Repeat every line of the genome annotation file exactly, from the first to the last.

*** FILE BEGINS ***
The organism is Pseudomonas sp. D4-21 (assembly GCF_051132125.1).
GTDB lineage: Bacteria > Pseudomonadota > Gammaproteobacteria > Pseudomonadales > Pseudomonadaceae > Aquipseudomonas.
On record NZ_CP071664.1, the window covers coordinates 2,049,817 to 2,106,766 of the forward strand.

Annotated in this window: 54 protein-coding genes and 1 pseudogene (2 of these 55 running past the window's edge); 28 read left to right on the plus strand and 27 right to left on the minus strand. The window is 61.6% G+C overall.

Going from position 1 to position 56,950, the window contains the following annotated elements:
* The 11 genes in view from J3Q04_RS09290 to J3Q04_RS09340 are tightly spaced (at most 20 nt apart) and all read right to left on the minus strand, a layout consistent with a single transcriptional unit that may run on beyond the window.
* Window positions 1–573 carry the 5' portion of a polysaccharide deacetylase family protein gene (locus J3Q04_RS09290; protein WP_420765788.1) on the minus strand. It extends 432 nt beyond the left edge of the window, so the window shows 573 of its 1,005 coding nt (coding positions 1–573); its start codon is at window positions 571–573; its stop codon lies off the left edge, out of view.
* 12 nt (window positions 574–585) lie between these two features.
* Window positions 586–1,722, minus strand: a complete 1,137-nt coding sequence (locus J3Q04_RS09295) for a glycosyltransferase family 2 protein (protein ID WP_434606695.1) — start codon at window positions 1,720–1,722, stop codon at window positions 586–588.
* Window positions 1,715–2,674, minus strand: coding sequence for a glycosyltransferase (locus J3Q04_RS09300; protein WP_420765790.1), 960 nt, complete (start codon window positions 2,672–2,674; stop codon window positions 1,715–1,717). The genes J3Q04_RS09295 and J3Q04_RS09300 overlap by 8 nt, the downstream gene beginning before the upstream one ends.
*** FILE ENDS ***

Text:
The organism is Pseudomonas sp. D4-21 (assembly GCF_051132125.1).
GTDB lineage: Bacteria > Pseudomonadota > Gammaproteobacteria > Pseudomonadales > Pseudomonadaceae > Aquipseudomonas.
On record NZ_CP071664.1, the window covers coordinates 2,049,817 to 2,106,766 of the forward strand.

Annotated in this window: 54 protein-coding genes and 1 pseudogene (2 of these 55 running past the window's edge); 28 read left to right on the plus strand and 27 right to left on the minus strand. The window is 61.6% G+C overall.

Going from position 1 to position 56,950, the window contains the following annotated elements:
* The 11 genes in view from J3Q04_RS09290 to J3Q04_RS09340 are tightly spaced (at most 20 nt apart) and all read right to left on the minus strand, a layout consistent with a single transcriptional unit that may run on beyond the window.
* Window positions 1–573 carry the 5' portion of a polysaccharide deacetylase family protein gene (locus J3Q04_RS09290; protein WP_420765788.1) on the minus strand. It extends 432 nt beyond the left edge of the window, so the window shows 573 of its 1,005 coding nt (coding positions 1–573); its start codon is at window positions 571–573; its stop codon lies off the left edge, out of view.
* 12 nt (window positions 574–585) lie between these two features.
* Window positions 586–1,722, minus strand: a complete 1,137-nt coding sequence (locus J3Q04_RS09295) for a glycosyltransferase family 2 protein (protein ID WP_434606695.1) — start codon at window positions 1,720–1,722, stop codon at window positions 586–588.
* Window positions 1,715–2,674, minus strand: coding sequence for a glycosyltransferase (locus J3Q04_RS09300; protein WP_420765790.1), 960 nt, complete (start codon window positions 2,672–2,674; stop codon window positions 1,715–1,717). The genes J3Q04_RS09295 and J3Q04_RS09300 overlap by 8 nt, the downstream gene beginning before the upstream one ends.